General Court, Judgment of 6 October 2011, T-508/08 ("Representation of a Loudspeaker")
The General Court upheld the Board of Appeal's rejection of the loudspeaker shape on the grounds of aesthetic functionality ("shape which gives substantial value to the goods").
Back in September 2003, Bang & Olufsen A/S filed the following shape as a Community trademark application for a range of goods in classes 9 and 20 of the Nice Classification:
click here to view image.
In a first round, the Office for Harmonization in the Internal Market (OHIM)'s examiner and Board of Appeal refused registration on account of lack of distinctiveness. This decision was lifted by the General Court in October 2007. The court considered that the design was so striking that it could not be considered to be non-distinctive. So the case went back to OHIM's Board of Appeal.
In the second round, the Board of Appeal took the remarks of the General Court as meaning that this was a case that justified a refusal based on aesthetic functionality, or, in technical terms, the shape giving substantial value to the goods.
Bang & Olufsen challenged this decision on two grounds, namely, first that the Board could not raise new grounds for refusal upon remittance of the case from the General Court, and second, that the provision prohibiting shapes that gave substantial value to the goods from registration could not be interpreted to prevent good design from obtaining trade mark protection.
Yet, this time, the General Court agreed with OHIM and dismissed the appeal. Firstly, the court said that, upon remittance of a case to the Boards, they had the same competence as initially to examine Community trademarks and raise grounds for refusal. Secondly and more importantly, it emphasized the importance of the design for the goods at issue, which had an impact on the consumer's choices - although, admittedly, the consumer would also take other characteristics of the goods into account. The specific design of Bang & Olufsen's loudspeaker increased the appeal of the product and with that its value.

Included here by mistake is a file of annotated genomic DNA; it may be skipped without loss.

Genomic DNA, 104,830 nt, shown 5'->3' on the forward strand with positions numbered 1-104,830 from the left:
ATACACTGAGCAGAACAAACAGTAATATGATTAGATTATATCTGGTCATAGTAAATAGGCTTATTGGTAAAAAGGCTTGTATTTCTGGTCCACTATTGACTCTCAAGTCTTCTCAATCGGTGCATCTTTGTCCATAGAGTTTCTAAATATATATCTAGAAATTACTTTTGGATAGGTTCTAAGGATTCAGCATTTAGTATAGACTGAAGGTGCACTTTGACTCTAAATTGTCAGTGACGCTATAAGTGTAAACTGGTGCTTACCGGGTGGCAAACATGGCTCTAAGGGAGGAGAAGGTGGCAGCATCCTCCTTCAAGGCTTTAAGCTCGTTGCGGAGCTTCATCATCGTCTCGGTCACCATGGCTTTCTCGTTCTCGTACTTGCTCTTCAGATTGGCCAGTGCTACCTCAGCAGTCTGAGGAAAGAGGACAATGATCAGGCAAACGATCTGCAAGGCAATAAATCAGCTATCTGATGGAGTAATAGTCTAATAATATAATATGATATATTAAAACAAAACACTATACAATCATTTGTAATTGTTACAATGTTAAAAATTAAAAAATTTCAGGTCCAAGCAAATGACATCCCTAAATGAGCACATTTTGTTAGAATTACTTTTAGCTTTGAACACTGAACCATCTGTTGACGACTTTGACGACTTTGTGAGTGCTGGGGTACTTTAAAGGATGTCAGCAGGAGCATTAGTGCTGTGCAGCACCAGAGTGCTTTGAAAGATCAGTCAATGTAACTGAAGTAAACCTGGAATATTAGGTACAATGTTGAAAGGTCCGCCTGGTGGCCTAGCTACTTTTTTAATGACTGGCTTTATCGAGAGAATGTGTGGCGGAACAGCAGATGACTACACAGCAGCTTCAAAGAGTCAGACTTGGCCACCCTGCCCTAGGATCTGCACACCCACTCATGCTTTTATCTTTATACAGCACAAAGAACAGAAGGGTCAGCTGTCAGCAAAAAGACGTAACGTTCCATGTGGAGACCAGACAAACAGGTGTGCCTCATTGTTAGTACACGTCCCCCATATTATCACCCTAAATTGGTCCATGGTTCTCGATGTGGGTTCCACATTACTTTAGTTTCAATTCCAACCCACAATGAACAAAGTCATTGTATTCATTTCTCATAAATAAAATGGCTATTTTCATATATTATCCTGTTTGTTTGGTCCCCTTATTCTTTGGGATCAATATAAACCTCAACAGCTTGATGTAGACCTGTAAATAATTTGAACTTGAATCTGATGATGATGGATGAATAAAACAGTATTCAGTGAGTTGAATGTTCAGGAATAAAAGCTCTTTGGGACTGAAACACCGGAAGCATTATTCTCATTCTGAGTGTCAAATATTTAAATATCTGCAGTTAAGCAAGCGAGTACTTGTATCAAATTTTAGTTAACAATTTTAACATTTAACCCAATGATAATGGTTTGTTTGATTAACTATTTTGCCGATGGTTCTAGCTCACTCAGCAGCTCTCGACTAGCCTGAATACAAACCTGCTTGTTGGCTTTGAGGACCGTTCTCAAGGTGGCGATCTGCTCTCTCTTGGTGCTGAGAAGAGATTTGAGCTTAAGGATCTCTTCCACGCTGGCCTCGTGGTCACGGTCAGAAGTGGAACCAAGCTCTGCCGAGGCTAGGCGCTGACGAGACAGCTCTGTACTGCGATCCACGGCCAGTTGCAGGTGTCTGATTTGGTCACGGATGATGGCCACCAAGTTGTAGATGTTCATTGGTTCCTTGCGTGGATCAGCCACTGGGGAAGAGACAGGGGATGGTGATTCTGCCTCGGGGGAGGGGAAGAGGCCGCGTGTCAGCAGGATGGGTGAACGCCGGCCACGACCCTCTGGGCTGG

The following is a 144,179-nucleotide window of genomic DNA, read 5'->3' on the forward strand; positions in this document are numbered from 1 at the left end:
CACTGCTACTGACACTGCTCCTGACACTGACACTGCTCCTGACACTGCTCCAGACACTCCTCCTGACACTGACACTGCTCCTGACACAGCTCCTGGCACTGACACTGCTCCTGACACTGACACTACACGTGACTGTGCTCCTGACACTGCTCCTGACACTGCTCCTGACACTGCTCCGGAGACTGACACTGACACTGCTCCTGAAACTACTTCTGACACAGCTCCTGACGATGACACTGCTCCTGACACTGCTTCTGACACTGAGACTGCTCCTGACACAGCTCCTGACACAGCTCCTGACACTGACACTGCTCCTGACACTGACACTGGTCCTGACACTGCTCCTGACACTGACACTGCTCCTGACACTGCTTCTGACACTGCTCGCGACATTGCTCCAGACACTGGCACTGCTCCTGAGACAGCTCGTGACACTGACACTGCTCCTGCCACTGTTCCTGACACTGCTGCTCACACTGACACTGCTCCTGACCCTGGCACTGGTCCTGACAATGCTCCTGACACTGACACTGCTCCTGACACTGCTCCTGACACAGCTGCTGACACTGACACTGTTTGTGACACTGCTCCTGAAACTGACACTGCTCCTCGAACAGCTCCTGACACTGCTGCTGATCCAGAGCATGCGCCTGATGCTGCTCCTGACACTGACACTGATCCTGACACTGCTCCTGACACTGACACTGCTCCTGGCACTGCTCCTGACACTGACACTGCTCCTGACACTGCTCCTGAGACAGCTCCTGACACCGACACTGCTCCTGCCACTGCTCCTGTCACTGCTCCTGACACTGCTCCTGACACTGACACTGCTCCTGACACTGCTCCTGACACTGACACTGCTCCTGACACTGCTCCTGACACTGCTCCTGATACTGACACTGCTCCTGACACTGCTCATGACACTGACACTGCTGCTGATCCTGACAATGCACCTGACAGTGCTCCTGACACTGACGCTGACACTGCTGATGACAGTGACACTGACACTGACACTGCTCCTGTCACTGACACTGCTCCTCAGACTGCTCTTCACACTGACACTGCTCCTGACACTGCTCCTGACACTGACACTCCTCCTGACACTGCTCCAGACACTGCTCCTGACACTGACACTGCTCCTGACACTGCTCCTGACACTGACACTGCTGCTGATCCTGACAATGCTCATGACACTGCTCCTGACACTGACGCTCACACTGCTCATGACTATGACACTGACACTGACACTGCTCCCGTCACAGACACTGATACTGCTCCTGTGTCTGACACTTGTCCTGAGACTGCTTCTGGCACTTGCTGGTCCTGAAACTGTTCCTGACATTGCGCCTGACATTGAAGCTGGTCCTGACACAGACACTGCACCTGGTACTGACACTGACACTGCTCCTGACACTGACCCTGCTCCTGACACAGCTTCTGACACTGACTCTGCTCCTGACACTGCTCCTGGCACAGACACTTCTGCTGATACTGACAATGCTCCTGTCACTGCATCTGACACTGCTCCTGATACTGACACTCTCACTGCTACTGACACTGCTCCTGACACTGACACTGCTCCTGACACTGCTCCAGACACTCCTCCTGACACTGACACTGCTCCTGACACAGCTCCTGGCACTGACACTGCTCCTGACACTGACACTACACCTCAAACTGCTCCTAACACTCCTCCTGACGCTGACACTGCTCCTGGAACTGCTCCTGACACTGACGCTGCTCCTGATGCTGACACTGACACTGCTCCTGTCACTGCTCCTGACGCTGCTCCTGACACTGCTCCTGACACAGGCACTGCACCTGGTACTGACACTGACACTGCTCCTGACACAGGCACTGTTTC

The case is unusual in that aesthetic functionality has almost never been applied by OHIM as a ground for refusal. There was consensus that the provision should be narrowly construed as good design must not be punished. In fact, the Max Planck Institute's Study on "The Functioning of the European Trademark System" has proposed for the provision to be deleted. If the General Court's findings led to a broad application of the aesthetic functionality rule, three-dimensional marks could hardly escape the traps as they would either be non-distinctive, or, if they are sufficiently "striking" for distinctiveness, they would have to be refused as giving substantial value to the goods.
It remains to be seen if Bang & Olufsen take this matter to the Court of Justice of the European Union.